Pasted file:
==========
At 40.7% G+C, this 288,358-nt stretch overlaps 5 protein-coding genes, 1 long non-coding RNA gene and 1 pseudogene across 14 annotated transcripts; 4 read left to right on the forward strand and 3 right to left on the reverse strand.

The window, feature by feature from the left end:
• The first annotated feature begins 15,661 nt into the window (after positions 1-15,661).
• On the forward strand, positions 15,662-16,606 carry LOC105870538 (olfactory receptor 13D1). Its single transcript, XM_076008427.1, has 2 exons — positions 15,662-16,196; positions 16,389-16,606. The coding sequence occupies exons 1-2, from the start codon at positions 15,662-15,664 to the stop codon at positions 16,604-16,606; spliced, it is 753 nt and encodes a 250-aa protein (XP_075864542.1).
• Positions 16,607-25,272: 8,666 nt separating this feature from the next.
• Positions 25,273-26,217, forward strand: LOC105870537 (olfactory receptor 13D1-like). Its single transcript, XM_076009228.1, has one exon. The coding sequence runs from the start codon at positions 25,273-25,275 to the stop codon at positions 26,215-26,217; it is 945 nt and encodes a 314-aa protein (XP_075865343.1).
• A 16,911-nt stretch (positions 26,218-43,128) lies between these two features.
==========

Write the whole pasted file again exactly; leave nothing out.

At 40.7% G+C, this 288,358-nt stretch overlaps 5 protein-coding genes, 1 long non-coding RNA gene and 1 pseudogene across 14 annotated transcripts; 4 read left to right on the forward strand and 3 right to left on the reverse strand.

The window, feature by feature from the left end:
• The first annotated feature begins 15,661 nt into the window (after positions 1-15,661).
• On the forward strand, positions 15,662-16,606 carry LOC105870538 (olfactory receptor 13D1). Its single transcript, XM_076008427.1, has 2 exons — positions 15,662-16,196; positions 16,389-16,606. The coding sequence occupies exons 1-2, from the start codon at positions 15,662-15,664 to the stop codon at positions 16,604-16,606; spliced, it is 753 nt and encodes a 250-aa protein (XP_075864542.1).
• Positions 16,607-25,272: 8,666 nt separating this feature from the next.
• Positions 25,273-26,217, forward strand: LOC105870537 (olfactory receptor 13D1-like). Its single transcript, XM_076009228.1, has one exon. The coding sequence runs from the start codon at positions 25,273-25,275 to the stop codon at positions 26,215-26,217; it is 945 nt and encodes a 314-aa protein (XP_075865343.1).
• A 16,911-nt stretch (positions 26,218-43,128) lies between these two features.